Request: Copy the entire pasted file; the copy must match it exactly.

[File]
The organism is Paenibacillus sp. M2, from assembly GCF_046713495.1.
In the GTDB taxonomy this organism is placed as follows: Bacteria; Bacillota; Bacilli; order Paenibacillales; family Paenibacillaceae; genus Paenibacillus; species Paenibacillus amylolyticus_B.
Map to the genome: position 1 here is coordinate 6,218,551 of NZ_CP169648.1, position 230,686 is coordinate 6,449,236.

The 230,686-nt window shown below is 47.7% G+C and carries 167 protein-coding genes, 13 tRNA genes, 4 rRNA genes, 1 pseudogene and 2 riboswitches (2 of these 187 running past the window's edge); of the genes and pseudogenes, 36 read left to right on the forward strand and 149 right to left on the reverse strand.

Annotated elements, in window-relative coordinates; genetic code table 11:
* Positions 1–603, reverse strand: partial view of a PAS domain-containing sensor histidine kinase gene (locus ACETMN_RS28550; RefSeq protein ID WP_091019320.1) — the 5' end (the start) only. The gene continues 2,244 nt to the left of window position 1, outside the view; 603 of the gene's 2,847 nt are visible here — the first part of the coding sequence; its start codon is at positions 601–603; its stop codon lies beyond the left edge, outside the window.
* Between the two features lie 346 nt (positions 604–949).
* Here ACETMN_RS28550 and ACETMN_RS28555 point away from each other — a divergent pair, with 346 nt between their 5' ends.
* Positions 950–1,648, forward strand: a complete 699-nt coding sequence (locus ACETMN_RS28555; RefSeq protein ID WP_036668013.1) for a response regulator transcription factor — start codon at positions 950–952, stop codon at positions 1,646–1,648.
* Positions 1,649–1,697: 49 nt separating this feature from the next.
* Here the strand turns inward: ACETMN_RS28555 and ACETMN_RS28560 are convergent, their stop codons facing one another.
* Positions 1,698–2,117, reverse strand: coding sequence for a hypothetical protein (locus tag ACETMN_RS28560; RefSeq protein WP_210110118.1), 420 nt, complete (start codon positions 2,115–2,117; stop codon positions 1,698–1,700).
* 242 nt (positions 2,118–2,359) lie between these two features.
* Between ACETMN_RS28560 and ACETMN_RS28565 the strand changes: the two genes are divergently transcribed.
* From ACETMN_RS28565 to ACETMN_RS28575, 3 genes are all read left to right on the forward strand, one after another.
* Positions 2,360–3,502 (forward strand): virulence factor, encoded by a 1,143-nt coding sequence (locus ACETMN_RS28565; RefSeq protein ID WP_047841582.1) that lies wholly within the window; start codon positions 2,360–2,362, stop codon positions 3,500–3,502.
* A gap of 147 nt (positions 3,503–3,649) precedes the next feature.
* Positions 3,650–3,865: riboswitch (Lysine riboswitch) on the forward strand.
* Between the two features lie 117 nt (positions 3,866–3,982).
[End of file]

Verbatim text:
The organism is Paenibacillus sp. M2, from assembly GCF_046713495.1.
In the GTDB taxonomy this organism is placed as follows: Bacteria; Bacillota; Bacilli; order Paenibacillales; family Paenibacillaceae; genus Paenibacillus; species Paenibacillus amylolyticus_B.
Map to the genome: position 1 here is coordinate 6,218,551 of NZ_CP169648.1, position 230,686 is coordinate 6,449,236.

The 230,686-nt window shown below is 47.7% G+C and carries 167 protein-coding genes, 13 tRNA genes, 4 rRNA genes, 1 pseudogene and 2 riboswitches (2 of these 187 running past the window's edge); of the genes and pseudogenes, 36 read left to right on the forward strand and 149 right to left on the reverse strand.

Annotated elements, in window-relative coordinates; genetic code table 11:
* Positions 1–603, reverse strand: partial view of a PAS domain-containing sensor histidine kinase gene (locus ACETMN_RS28550; RefSeq protein ID WP_091019320.1) — the 5' end (the start) only. The gene continues 2,244 nt to the left of window position 1, outside the view; 603 of the gene's 2,847 nt are visible here — the first part of the coding sequence; its start codon is at positions 601–603; its stop codon lies beyond the left edge, outside the window.
* Between the two features lie 346 nt (positions 604–949).
* Here ACETMN_RS28550 and ACETMN_RS28555 point away from each other — a divergent pair, with 346 nt between their 5' ends.
* Positions 950–1,648, forward strand: a complete 699-nt coding sequence (locus ACETMN_RS28555; RefSeq protein ID WP_036668013.1) for a response regulator transcription factor — start codon at positions 950–952, stop codon at positions 1,646–1,648.
* Positions 1,649–1,697: 49 nt separating this feature from the next.
* Here the strand turns inward: ACETMN_RS28555 and ACETMN_RS28560 are convergent, their stop codons facing one another.
* Positions 1,698–2,117, reverse strand: coding sequence for a hypothetical protein (locus tag ACETMN_RS28560; RefSeq protein WP_210110118.1), 420 nt, complete (start codon positions 2,115–2,117; stop codon positions 1,698–1,700).
* 242 nt (positions 2,118–2,359) lie between these two features.
* Between ACETMN_RS28560 and ACETMN_RS28565 the strand changes: the two genes are divergently transcribed.
* From ACETMN_RS28565 to ACETMN_RS28575, 3 genes are all read left to right on the forward strand, one after another.
* Positions 2,360–3,502 (forward strand): virulence factor, encoded by a 1,143-nt coding sequence (locus ACETMN_RS28565; RefSeq protein ID WP_047841582.1) that lies wholly within the window; start codon positions 2,360–2,362, stop codon positions 3,500–3,502.
* A gap of 147 nt (positions 3,503–3,649) precedes the next feature.
* Positions 3,650–3,865: riboswitch (Lysine riboswitch) on the forward strand.
* Between the two features lie 117 nt (positions 3,866–3,982).